MONEY MANAGEMENTFrom the Virginia Society of Certified Public Accountants - Presented by Dean Knepper, CPA, CFP®
SEVEN WAYS TO TAKE CONTROL OF YOUR 2007 TAX BILL
(October 1, 2007) -- When it comes to cutting your 2007 tax bill, there’s no time like the present, says the Virginia Society of CPAs. Here are some tax strategies you can put into action now to reduce your 2007 tax bill.
1. Take retirement savings to the max
One of the best ways to trim your tax bill is to make the maximum allowable contribution to your retirement savings plan. For 2007, employees may contribute up to $15,500 of their pre-tax salary to a 401(k) and the fund grows tax-deferred until withdrawn. Workers who will be at least age 50 by the end of the year may contribute up to an additional $5,000 per year. The Individual Retirement Account (IRA) contribution limit for the 2007 tax year remains at its 2006 level of $4,000 ($5,000 for taxpayers who are age 50 or older).
2. Defer income
Income you don’t receive by December 31 isn’t taxed until the following year. While employees on salary don’t have much of a choice regarding when they get paid, taxpayers who are self-employed or do freelance or consulting work have more flexibility. By delaying billing until late December, you can postpone the receipt of income into next year. Keep in mind that this strategy only makes sense if you think you will be in the same or a lower tax bracket next year.
3. Pay some bills early
By prepaying certain 2008 bills in 2007, you may be able to write off a deduction earlier. For example, when you pay your January 2008 mortgage bill on or before December 31, you may deduct an extra month of interest in 2007. If it’s not included, remember to add the extra month’s interest amount to the amount reported by your lender on your 1099 form. Paying your state income taxes or property taxes early is another way to accelerate your federal deductions for 2007 if you aren’t subject to alternative minimum tax.
4. Take a loss
If your portfolio experienced significant capital gains in 2007, consider whether it makes good financial sense to sell off some of the losers. You can use the amount of your losses to offset capital gains. And if your capital losses are larger than your capital gains, you can deduct the capital loss against other income, such as your salary — up to a limit of $3,000 in one year. Any additional losses can be carried over into subsequent years, when they can be used to offset future capital gains.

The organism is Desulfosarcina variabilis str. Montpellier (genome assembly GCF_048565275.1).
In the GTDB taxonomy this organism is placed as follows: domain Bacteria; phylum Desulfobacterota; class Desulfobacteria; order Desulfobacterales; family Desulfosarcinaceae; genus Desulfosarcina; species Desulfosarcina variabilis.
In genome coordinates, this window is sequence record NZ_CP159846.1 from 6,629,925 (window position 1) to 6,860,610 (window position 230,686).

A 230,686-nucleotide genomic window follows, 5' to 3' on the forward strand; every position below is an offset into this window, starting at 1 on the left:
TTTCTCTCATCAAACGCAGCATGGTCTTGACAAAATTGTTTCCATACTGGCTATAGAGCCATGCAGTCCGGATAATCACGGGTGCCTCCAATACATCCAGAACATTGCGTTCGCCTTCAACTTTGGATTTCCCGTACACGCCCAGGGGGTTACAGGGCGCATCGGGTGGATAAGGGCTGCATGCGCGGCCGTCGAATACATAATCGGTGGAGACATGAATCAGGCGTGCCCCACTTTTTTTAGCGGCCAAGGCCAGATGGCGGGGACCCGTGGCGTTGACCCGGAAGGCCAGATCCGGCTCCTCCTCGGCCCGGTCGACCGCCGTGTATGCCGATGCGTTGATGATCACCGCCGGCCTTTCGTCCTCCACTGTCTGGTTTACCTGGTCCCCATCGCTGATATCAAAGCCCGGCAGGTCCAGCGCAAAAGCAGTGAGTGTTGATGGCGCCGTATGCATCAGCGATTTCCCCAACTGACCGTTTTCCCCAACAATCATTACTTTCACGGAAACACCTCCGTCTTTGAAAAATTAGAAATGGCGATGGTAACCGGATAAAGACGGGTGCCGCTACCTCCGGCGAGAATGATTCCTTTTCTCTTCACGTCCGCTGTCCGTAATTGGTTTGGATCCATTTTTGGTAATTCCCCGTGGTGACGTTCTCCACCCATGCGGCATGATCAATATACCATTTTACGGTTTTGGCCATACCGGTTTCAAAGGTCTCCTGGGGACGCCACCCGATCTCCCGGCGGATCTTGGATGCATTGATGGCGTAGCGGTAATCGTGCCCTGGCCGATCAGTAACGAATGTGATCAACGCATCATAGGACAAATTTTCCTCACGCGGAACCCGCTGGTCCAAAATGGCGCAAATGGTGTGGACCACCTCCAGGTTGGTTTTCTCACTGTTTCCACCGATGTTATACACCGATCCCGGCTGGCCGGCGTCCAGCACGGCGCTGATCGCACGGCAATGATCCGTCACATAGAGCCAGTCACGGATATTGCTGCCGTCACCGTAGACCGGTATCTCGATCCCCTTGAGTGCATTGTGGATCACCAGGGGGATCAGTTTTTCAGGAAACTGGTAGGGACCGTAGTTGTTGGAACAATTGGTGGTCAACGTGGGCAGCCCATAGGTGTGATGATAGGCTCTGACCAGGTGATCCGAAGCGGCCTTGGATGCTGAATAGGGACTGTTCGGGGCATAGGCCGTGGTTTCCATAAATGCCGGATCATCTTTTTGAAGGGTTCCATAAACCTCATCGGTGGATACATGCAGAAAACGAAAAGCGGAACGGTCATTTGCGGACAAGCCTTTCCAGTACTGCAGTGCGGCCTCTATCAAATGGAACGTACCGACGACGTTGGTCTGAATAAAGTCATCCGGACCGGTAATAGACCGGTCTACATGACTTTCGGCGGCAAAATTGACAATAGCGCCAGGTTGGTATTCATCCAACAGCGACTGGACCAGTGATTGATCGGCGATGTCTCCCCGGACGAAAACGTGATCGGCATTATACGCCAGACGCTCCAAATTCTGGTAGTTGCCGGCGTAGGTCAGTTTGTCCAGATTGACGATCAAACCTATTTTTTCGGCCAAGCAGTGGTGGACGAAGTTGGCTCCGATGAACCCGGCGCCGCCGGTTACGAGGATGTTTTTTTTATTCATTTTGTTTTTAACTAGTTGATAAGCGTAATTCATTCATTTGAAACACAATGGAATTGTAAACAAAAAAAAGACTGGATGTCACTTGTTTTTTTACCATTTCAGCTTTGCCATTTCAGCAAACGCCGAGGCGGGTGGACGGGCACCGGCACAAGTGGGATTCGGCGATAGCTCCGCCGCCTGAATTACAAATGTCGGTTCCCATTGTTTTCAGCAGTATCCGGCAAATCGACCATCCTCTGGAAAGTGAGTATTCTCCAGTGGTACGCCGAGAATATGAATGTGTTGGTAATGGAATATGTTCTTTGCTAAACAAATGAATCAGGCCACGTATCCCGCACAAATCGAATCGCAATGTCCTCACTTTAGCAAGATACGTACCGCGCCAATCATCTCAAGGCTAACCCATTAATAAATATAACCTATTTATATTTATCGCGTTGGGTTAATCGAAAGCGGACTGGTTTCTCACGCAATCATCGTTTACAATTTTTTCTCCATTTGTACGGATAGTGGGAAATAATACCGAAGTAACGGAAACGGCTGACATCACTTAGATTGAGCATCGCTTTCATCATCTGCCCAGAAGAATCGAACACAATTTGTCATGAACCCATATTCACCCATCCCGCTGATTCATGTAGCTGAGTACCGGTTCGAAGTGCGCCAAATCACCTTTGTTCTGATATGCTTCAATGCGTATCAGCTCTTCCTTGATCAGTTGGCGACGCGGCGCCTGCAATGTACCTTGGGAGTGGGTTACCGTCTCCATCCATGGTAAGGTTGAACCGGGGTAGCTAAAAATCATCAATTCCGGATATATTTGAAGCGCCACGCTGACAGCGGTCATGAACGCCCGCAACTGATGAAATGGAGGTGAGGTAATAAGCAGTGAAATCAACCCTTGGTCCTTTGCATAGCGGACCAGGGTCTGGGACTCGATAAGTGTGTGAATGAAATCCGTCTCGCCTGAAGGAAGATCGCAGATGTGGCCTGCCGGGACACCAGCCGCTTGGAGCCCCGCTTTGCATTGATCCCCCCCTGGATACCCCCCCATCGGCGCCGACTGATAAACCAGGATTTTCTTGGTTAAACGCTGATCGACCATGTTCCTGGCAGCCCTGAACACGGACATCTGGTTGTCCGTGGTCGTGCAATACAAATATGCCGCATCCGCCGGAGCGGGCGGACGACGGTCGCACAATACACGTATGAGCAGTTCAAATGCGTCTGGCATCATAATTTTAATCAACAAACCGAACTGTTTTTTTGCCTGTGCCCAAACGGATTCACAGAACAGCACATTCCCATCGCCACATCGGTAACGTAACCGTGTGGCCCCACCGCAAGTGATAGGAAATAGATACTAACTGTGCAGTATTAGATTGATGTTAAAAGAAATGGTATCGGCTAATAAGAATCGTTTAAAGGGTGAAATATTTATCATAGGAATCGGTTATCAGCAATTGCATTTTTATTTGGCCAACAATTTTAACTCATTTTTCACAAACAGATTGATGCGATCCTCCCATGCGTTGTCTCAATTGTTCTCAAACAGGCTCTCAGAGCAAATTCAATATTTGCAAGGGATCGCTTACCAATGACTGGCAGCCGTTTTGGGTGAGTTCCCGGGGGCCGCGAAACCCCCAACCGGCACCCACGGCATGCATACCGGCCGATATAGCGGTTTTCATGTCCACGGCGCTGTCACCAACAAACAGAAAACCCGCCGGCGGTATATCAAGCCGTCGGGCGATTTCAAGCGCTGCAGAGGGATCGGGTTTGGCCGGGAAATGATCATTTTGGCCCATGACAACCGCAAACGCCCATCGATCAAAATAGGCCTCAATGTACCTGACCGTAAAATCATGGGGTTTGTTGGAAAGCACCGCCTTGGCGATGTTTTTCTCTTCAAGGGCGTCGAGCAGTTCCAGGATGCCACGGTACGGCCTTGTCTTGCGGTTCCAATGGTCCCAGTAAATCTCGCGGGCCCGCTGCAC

5. Go green
Consumers who purchase and install specific improvements in their principal residence, such as exterior windows and doors, insulation to walls, ceilings, high efficiency water heaters, furnaces and boilers, and central air conditioning units can receive a tax credit of up to $500. But hurry — energy-efficient tax credits apply to improvements made between January 1, 2006 and December 31, 2007.
6. Be giving
Doing good for others can do good to your tax bill. Donations made before the end of the year are a great way to cut your 2007 tax bill. Keep in mind, however, that effective for 2007, all money contributions, regardless of the amount, require substantiation by a canceled check or a receipt from a charity. Previously, receipts were required only for contributions of $250 or more.
Donate appreciated property or stock rather than cash and you may save even more by avoiding paying capital gains taxes. Just be sure you understand the rules and give yourself plenty of time because it could take several weeks to transfer the stock or property.
7. Drain your flexible spending account
Do you still have money left in your flexible spending account? While the Internal Revenue Service (IRS) now allows companies to give their employees a two-and-one-half month grace period to spend money set aside in a flex spending account, not all businesses have adopted this extension. If you have money left that needs to be spent before December 31, don’t wait until the last minute.
With year-end tax planning approaching, now is a great time to seek the help
of a CPA to review your financials. Your CPA can advise you on how tax laws
impact your tax liability. The changes you make now can make the difference
in achieving a successful 2007.
The Virginia Society of CPAs is the leading professional association dedicated to enhancing the success of all CPAs and their profession by communicating information and vision, promoting professionalism, and advocating members’ interests. Founded in 1909, the Society has nearly 8,000 members who work in public accounting, industry, government and education. This Money Management column and other financial news articles can be found in the Press Room on the VSCPA Web site at www.vscpa.com.
Lifetime Financial Planning, Inc.
Dean Knepper, CPA, CERTIFIED FINANCIAL PLANNER™ professional
2325 Dulles Corner Boulevard, Suite 500, Herndon, Virginia, 20171
208 South King Street, Suite 201, Leesburg, Virginia, firstname.lastname@example.org
Hourly Fee Only | Financial
Planning | Investment
Advice | College Savings Plans | College
Financial Aid |
©2001-2003 Lifetime Financial Planning, LLC, ©2004-2007 Lifetime Financial Planning, Inc. All Rights Reserved